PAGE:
15. Matt Damon narrates, and I do wish the narration didn't end on such a generalized, throw-the-bums-out note, over footage of the Statue of Liberty.
  16. In relation to the well-made and sensitive confines of "The Messenger," Rampart required a more unruly visual approach. Beginning and ending with Harrelson, this sophomore effort is full of malignant life.
  17. This film--one of the best and most memorable documentaries of the year so far--brings that truth-teller to us once again.
  18. It is a fine little old-school thriller.
  19. Once again, as love dies and illusions crumble, this natural actress (Isabelle Huppert) shines with human fire. [26 March 1999, Friday, p.B]
  20. It's a movie imbued with a fierce intimacy -- a tone and style similar to cinema verite documentary -- but it's not a banal realism, even if the characters and settings in contemporary working-class Liege initially seem mundane.
  21. It feels fresh and unpredictable, as quietly strange as the remarkable musical score from first-time feature film composer Mica Levi.
  22. The beauty of The Ballad of Ramblin' Jack lies in its ability to transform itself into a sad tale of loss, regret and missed opportunities while it also remains a solid documentary about a once-influential artist seeking his place in the sun.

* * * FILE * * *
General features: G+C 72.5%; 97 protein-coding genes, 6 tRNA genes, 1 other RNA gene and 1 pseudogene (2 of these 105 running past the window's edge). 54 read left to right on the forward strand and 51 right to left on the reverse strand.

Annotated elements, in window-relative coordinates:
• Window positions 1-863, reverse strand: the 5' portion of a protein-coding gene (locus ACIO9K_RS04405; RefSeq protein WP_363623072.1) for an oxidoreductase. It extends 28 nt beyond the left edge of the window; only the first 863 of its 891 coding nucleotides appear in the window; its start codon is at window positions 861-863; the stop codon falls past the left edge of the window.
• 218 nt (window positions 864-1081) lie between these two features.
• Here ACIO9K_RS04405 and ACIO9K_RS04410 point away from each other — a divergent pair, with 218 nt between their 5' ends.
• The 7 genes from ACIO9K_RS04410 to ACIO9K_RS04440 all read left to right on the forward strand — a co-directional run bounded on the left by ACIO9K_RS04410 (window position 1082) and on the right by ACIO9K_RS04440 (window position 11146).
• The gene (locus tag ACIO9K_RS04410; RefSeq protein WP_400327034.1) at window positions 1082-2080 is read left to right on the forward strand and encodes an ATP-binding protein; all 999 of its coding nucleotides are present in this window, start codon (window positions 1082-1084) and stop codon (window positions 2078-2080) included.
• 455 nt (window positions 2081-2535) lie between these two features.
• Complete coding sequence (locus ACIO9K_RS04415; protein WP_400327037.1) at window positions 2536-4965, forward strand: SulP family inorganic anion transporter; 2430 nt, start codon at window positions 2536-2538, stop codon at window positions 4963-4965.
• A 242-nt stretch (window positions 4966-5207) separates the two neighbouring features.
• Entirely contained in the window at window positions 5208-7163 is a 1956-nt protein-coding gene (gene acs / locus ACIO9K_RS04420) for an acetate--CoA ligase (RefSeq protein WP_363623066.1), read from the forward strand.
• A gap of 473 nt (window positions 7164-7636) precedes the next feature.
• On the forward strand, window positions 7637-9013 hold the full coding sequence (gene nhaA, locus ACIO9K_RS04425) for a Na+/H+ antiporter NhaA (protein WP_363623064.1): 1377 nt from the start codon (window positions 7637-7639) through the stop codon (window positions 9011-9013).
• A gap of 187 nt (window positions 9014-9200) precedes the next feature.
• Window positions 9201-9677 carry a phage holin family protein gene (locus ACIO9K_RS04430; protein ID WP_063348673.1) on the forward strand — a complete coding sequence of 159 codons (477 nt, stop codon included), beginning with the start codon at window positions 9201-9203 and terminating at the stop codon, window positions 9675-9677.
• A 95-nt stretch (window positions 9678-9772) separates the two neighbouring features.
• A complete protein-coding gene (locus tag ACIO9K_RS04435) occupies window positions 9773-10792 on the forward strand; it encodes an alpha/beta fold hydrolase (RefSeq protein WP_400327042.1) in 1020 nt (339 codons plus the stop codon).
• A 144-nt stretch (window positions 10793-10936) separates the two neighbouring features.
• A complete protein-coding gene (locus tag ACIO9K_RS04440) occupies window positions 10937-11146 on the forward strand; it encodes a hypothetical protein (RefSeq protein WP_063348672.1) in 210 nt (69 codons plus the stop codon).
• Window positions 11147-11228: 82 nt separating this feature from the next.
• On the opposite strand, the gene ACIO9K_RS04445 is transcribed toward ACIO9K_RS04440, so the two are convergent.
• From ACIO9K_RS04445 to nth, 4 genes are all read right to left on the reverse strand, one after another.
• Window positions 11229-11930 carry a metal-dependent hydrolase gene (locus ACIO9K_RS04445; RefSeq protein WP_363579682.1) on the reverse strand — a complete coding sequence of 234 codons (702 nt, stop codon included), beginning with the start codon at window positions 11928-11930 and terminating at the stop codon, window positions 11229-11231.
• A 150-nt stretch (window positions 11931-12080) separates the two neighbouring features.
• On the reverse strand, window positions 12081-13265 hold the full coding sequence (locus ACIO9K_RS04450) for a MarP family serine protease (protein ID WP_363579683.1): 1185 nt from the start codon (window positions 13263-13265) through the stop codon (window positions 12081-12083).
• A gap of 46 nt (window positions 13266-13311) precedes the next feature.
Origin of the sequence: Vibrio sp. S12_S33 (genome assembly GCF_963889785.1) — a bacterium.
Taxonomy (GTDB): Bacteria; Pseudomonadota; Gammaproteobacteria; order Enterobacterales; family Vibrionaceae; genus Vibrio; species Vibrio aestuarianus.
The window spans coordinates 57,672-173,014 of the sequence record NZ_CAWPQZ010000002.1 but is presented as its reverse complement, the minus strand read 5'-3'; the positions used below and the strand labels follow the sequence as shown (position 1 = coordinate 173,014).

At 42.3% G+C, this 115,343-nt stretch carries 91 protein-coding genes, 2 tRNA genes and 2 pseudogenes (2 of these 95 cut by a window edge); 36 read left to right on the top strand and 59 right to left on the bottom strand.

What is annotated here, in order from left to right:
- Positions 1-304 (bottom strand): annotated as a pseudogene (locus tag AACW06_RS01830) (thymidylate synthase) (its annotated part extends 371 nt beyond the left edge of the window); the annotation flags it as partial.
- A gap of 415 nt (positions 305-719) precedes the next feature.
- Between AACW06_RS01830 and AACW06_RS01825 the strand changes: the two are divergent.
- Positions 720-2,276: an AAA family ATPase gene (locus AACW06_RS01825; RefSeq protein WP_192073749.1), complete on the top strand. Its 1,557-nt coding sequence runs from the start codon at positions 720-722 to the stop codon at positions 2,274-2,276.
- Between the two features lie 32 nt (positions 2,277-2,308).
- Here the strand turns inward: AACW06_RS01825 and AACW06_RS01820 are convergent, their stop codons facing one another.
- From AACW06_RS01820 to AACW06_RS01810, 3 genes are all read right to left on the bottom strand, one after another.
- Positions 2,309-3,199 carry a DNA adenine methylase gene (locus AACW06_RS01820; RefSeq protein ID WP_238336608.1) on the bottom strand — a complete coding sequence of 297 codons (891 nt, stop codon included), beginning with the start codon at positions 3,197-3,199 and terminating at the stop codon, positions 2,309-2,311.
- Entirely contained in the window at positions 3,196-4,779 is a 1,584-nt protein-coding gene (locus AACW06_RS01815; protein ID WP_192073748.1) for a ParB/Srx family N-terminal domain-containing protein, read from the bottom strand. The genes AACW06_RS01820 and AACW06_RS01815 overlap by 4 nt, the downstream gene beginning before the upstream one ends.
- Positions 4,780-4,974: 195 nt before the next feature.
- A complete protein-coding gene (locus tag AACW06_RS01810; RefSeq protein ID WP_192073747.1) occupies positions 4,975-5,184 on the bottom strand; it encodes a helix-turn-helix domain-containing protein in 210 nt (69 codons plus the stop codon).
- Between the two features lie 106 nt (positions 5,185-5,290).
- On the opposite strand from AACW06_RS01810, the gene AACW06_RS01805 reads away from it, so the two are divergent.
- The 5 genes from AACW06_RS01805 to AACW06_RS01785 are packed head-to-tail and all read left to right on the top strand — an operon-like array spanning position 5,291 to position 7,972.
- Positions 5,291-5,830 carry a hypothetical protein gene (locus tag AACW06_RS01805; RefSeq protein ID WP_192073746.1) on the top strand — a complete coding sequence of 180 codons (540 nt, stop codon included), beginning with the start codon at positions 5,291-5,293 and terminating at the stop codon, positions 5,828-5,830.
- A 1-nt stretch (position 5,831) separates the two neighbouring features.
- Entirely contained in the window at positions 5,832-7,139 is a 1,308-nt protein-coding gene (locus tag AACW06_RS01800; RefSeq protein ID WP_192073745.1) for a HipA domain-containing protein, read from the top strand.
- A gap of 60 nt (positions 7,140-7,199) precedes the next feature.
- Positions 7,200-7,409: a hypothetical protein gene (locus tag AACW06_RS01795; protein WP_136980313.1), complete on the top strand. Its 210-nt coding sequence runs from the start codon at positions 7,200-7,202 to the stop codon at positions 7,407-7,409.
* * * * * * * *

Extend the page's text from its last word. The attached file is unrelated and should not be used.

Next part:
• Chicago Tribune
  23. One of those welcome visitors, a movie that turns out to be much more than we expected.
  24. The movie scrambles our responses and covers so much ground, with such zest, that its two and a half hours race past like a firestorm.
    • 64 Metascore
    • 88 Critic Score
    Perhaps the most startling part is the realization that, in the turn-off-your-brain season of summer, you've just experienced an uncommonly serious-minded movie that's brave enough to engage our deepest emotions on issues of death, madness, illusion and forgiveness. That's the biggest thrill of them all.
  25. Infusion of comedy elements keeps the story light, without dragging it into the cartoonish.
  26. An old nightmare, made shiny new.
  27. Amuses and unnerves in equal measure.
  28. A smart, funny and hip adventure film in a summer of car wrecks and explosions. [4 July 1997]
    • Chicago Tribune
  29. It's a film objet d'art to contemplate and treasure.
  30. Honest, poignant and very funny, full of memorable, moving moments.
    • Chicago Tribune
  31. This magnificent pair are the heart of Techine's film, and the sense of frayed, aging beauty and handsomeness they now carry helps project the picture's main theme: the imperishability of true love.
  32. One of the most remarkable English-language feature debuts of recent years.
    • Chicago Tribune
  33. Ten